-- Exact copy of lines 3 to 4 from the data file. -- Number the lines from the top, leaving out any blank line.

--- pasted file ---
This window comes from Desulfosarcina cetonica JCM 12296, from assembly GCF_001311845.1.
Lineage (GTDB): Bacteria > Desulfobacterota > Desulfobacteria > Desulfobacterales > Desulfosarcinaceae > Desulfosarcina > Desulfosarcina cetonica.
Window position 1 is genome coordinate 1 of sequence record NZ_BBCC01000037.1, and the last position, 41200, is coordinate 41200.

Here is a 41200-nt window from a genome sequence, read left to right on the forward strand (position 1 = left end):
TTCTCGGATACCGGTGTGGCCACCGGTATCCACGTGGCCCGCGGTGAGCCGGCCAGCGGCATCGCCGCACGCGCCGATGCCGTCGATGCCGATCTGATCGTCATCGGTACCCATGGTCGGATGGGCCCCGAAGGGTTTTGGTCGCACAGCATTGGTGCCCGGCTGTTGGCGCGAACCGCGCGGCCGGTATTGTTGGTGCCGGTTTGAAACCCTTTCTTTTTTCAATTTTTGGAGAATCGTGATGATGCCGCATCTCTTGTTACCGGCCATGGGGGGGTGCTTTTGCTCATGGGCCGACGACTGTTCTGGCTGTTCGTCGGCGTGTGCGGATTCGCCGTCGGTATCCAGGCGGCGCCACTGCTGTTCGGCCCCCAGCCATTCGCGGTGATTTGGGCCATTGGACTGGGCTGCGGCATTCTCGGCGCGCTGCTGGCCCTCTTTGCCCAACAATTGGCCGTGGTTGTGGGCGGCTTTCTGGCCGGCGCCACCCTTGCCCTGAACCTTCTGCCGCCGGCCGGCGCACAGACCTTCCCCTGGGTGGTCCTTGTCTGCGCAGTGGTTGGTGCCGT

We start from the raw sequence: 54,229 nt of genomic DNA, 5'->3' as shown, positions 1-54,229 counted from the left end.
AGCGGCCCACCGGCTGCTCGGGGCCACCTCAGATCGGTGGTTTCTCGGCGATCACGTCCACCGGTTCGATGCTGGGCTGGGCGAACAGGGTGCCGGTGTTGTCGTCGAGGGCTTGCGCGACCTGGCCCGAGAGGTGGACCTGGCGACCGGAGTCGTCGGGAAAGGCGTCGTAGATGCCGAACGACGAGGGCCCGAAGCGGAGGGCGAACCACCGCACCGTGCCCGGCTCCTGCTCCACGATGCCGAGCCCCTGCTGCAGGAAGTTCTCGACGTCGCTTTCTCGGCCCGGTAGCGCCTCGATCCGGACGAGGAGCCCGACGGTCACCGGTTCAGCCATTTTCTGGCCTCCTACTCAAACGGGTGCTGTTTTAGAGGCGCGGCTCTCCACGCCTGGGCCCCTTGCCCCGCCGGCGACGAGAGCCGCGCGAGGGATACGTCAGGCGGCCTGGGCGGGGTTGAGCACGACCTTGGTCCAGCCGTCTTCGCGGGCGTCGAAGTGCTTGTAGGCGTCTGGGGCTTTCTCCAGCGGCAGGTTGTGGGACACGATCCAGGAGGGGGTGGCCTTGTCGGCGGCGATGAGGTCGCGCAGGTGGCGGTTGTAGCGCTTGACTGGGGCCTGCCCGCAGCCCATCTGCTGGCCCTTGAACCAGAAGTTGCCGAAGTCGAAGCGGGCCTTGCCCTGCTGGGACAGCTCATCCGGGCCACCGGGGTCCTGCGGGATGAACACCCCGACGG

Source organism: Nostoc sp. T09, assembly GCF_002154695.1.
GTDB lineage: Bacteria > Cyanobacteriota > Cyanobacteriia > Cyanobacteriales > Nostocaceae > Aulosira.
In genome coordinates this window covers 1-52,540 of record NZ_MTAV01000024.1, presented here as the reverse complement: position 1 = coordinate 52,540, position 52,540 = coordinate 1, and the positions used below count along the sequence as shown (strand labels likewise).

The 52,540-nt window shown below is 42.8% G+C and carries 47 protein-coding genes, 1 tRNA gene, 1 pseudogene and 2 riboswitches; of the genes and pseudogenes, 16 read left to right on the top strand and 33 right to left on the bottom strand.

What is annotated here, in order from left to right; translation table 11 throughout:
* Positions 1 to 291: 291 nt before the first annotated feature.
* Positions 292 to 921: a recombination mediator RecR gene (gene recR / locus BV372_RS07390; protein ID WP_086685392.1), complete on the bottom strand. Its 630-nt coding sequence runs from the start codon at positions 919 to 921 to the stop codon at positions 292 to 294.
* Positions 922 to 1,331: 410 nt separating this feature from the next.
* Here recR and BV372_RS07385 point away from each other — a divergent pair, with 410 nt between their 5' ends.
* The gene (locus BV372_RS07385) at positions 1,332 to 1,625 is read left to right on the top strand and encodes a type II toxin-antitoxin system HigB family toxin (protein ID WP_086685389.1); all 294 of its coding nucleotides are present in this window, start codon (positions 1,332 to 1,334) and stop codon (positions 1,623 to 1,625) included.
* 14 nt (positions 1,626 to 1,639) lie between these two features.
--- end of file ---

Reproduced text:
Window position 1 is genome coordinate 1 of sequence record NZ_BBCC01000037.1, and the last position, 41200, is coordinate 41200.

Here is a 41200-nt window from a genome sequence, read left to right on the forward strand (position 1 = left end):